“How much?” I asked.
“A hundred and sixty-five dollars?!” I guffawed. “That’s a hard no. Those shoes would need to be made of precious metals or have a method of generating their own source of income for me to spend that.”
“What’s your limit then? $100?” he asked, refining his search.
“Probably. Even that makes me uncomfortable.”
At that point, we had to drop the conversation for the evening activities. Since then, I have run all over Busch Gardens in my Keens, worn my dirty light blue Nikes to church, and ordered a brace and some insoles. I still don’t have new sneakers and I’m still not traditionally cool. But on Tuesday night, a mere 24 hours past the unfortunate Crocs incident, when it came time to take a 200-foot nose dive from the front row of Sheikra, I was good enough and cool enough for that. And nobody cared what was on my feet when they were dangling from the track of an inverted roller coaster.
And speaking of inverted roller coasters, I’d rather be wearing red Crocs as the baby of the family than wearing Sperrys in the Middle.
And that’s about as mundane as it gets.
Small things are cute. The smaller they are, the cuter they appear. There are plenty of unattractive adults that were adorable as babies. A slimy wriggly puppy, who will grow up into a smash-faced dog breed, is worth cooing over as a puppy. And a super fat baby thigh, enlarged and placed on an adult, aged 25-80, is the grossest thing ever. But we squish and croon about fat baby thighs.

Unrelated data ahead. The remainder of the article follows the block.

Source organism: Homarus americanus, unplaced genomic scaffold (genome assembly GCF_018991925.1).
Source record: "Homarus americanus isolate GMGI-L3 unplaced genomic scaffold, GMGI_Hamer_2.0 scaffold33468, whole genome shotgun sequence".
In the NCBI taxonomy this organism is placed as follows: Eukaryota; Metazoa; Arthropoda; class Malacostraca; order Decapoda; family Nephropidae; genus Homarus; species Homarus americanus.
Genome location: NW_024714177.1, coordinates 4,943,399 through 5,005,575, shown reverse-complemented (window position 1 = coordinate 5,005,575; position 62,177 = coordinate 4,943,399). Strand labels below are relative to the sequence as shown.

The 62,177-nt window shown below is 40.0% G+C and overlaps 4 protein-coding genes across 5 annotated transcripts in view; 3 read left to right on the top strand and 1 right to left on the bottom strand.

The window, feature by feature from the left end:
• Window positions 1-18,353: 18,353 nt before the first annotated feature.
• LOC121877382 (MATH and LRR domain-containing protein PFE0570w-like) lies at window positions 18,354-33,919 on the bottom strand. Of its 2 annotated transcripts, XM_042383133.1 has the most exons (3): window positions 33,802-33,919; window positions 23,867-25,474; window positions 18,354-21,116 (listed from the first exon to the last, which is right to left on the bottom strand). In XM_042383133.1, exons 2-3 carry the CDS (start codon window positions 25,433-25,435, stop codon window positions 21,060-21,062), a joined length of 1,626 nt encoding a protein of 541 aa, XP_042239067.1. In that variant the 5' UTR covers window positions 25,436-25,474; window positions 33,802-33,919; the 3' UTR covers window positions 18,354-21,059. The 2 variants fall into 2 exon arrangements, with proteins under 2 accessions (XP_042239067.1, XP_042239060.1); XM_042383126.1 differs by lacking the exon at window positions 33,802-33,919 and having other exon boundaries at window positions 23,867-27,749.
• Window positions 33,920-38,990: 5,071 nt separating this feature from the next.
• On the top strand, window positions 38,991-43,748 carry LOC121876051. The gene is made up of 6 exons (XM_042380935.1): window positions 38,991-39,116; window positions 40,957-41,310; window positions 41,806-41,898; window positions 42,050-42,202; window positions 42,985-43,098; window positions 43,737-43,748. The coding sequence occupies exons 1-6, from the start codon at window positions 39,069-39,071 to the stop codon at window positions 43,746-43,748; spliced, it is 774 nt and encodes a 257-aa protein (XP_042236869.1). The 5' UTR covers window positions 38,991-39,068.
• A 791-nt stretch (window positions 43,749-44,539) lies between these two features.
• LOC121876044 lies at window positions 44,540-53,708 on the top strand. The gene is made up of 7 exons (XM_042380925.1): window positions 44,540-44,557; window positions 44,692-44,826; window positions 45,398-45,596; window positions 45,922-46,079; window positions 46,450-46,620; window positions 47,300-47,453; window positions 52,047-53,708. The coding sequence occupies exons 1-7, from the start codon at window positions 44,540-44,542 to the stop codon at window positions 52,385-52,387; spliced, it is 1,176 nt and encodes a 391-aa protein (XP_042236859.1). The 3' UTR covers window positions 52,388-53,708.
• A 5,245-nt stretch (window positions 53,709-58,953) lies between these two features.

As a kid, I was obsessed with small things. Tiny stuffed animals. Little action figures. And miniature 1970s wooden Christmas ornaments. When I was 8 years old, while decorating our Christmas tree, I found my best friend. It was a 2″ wooden angel, tossed into my mom’s collection of non-special ornaments. Because it was nothing special. To anyone else. But when I picked it up and made eye-contact with her black dots, she became special to me immediately.
“Can I keep this one?” I asked my mom. she agreed dismissively. Nobody cared that I was keeping her. I named her Baby. And she became my baby.
I carried Baby with me everywhere. Literally everywhere. To school. To church. On vacations. To my parents’ office. Down the street to play with my human friends. Everywhere. When she wasn’t in my hand or set up in some elaborate diorama, she was in the pocket of my jeans. There is one picture in some album somewhere that I took of Baby. It is only her right half, because I was shooting with a 110 point and shoot camera that is worse than drawing a picture with Crayons. I can’t locate the picture right now.
When the unfortunate fire of 1981 happened, we scrambled to pack our things and move out. Our insurance company sprung for a Howard Johnson’s in a bad section of town. My parents were not that excited about the hotel or our location in town; our new residence backed up to the parking lot of a honkytonk bar. I thought it was the most exciting place ever. All I had to do to enter a foreign world was to slide up in my bed ever so slightly and part the linen curtains behind my bed. The music went on all night.